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 The U.S. Postal Disservice

by Rose Madeline Mula

It gets worse every day. It's bad enough that I have to dial eleven digits to phone my neighbor across the hall, but at least I can still get through to her personally. Not so any more with my local post office, three miles away.

It was 4:30 PM. I had a package to mail. I didn't know if my post office closed at 4:30 or 5:00. I dialed its number and was referred to an 800 number that, in turn, connected me to someone in Denver, Colorado—2,000 miles from my home. Correction: the 800 number actually did not connect me to "someone" in Denver—not until I listened to eleven (there's that number again) menu options.

You know the drill: Starting with the usual "for English press one, for Spanish press two" and proceeding through six other choices, depending on whether I wanted information on mailing a letter or package (Press 1) , rates (2), zip codes (3), reporting an address change or placing mail on vacation hold (4), delivery of mail to my business or residence (5), or other postal information (6).

That last one sounded encouraging. I pressed 6 and was rewarded with still more choices: "If you are calling about retail products or services, press 1; if you are calling about postal services provided by your delivery unit, press 2; if you wish to speak to a customer service representative, press 3."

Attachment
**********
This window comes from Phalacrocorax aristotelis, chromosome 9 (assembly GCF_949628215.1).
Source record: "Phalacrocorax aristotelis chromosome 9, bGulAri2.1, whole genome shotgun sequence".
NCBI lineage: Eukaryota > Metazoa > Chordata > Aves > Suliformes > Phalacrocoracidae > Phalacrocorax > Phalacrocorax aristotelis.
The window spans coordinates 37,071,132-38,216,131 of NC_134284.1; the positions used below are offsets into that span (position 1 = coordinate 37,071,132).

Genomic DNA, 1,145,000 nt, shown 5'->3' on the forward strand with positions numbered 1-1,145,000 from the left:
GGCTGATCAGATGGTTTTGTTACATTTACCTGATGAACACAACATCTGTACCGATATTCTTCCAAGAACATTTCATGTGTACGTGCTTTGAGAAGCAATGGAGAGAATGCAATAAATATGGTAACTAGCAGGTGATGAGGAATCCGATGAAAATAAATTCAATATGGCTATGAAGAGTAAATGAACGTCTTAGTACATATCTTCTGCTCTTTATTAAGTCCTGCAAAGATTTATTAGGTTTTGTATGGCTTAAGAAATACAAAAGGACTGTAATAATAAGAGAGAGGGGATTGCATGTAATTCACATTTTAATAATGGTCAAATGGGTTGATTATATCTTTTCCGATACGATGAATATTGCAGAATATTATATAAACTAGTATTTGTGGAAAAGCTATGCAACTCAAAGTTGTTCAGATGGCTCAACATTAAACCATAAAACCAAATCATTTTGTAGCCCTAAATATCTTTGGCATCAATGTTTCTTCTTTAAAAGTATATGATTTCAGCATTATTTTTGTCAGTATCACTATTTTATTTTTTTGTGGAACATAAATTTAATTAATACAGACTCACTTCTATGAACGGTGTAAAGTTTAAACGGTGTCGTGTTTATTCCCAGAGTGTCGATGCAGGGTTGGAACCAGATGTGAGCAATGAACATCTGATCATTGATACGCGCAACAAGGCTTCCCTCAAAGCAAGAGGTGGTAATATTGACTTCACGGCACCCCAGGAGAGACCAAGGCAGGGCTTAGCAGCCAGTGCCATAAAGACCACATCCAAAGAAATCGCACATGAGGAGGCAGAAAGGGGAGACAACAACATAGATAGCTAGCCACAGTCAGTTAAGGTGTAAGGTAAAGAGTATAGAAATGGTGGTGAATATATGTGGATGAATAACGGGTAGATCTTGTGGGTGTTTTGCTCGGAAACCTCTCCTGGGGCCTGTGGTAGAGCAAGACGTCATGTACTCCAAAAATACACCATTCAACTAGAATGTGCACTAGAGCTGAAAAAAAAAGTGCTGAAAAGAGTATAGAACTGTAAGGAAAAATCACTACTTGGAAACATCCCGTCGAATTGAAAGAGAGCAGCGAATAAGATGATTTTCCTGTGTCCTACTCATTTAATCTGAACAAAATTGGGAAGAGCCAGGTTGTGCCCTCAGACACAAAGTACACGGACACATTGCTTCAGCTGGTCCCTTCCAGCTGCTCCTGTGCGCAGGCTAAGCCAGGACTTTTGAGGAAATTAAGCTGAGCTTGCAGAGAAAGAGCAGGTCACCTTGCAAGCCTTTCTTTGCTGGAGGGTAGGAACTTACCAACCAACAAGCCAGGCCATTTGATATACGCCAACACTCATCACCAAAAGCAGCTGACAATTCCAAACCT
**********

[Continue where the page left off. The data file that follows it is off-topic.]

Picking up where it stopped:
I did—press 3, that is—and finally heard a live, human voice! I told her I simply wanted to know what time my post office closed. She was very pleasant. She said she'd be happy to help. She asked for my zip code and put me on hold. I held until my question became moot. It was too late to go to the post office by now, even if it closed at 5:00.

A few months ago, I went away on a vacation. I had requested my post office to hold my mail. After a couple of days, my neighbor called me to let me know my mail was still being delivered. I phoned my post office and spoke to the Postmaster who apologized and assured me he would remind my delivery person to hold my mail. Problem solved. If the same thing happens the next time I go away, I doubt if that nice woman in Denver could helpshe probably wouldn't be able to get through to my local post office either.

And now postage is going up—againall of which supports my long-held theory that postal rates increase in direct proportion to the decrease in service.

If the Post Office Department is adamant about maintaining this new disservice, I suggest they add one more option to the menu:

"If this system is driving you crazy and you'd like a referral to a psychiatrist, press eleventeen."

Editor's Note: Rose Mula's most recent book, The Beautiful People and Other Aggravations, is now available at your favorite bookstore, through Amazon.com and other online bookstores, and through Pelican Publishing (800-843-1724), as is her previous book, If These Are Laugh Lines, I'm Having Way Too Much Fun.

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